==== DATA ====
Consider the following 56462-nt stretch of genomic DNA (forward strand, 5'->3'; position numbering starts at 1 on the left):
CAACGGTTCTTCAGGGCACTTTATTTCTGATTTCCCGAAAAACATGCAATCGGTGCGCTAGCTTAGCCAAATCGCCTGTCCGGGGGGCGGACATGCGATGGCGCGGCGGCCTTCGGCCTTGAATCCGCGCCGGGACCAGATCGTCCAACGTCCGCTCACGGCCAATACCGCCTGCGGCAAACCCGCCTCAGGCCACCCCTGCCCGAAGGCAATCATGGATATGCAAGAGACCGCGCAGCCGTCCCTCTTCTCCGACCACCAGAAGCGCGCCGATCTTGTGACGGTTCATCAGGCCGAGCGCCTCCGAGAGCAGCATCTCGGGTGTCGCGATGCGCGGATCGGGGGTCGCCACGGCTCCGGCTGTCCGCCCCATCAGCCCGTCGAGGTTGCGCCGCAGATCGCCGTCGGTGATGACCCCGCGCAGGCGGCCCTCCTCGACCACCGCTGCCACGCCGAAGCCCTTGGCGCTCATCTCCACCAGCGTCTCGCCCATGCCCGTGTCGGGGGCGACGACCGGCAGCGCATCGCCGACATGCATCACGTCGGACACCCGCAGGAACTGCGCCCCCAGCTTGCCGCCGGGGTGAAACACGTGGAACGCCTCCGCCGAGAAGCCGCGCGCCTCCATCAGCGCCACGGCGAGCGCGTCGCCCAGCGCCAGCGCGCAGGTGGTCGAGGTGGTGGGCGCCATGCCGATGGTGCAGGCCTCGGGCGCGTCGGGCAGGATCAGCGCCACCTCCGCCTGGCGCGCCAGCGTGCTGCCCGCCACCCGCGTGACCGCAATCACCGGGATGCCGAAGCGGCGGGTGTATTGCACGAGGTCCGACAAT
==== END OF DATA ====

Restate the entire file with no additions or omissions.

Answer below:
Consider the following 56462-nt stretch of genomic DNA (forward strand, 5'->3'; position numbering starts at 1 on the left):
CAACGGTTCTTCAGGGCACTTTATTTCTGATTTCCCGAAAAACATGCAATCGGTGCGCTAGCTTAGCCAAATCGCCTGTCCGGGGGGCGGACATGCGATGGCGCGGCGGCCTTCGGCCTTGAATCCGCGCCGGGACCAGATCGTCCAACGTCCGCTCACGGCCAATACCGCCTGCGGCAAACCCGCCTCAGGCCACCCCTGCCCGAAGGCAATCATGGATATGCAAGAGACCGCGCAGCCGTCCCTCTTCTCCGACCACCAGAAGCGCGCCGATCTTGTGACGGTTCATCAGGCCGAGCGCCTCCGAGAGCAGCATCTCGGGTGTCGCGATGCGCGGATCGGGGGTCGCCACGGCTCCGGCTGTCCGCCCCATCAGCCCGTCGAGGTTGCGCCGCAGATCGCCGTCGGTGATGACCCCGCGCAGGCGGCCCTCCTCGACCACCGCTGCCACGCCGAAGCCCTTGGCGCTCATCTCCACCAGCGTCTCGCCCATGCCCGTGTCGGGGGCGACGACCGGCAGCGCATCGCCGACATGCATCACGTCGGACACCCGCAGGAACTGCGCCCCCAGCTTGCCGCCGGGGTGAAACACGTGGAACGCCTCCGCCGAGAAGCCGCGCGCCTCCATCAGCGCCACGGCGAGCGCGTCGCCCAGCGCCAGCGCGCAGGTGGTCGAGGTGGTGGGCGCCATGCCGATGGTGCAGGCCTCGGGCGCGTCGGGCAGGATCAGCGCCACCTCCGCCTGGCGCGCCAGCGTGCTGCCCGCCACCCGCGTGACCGCAATCACCGGGATGCCGAAGCGGCGGGTGTATTGCACGAGGTCCGACAAT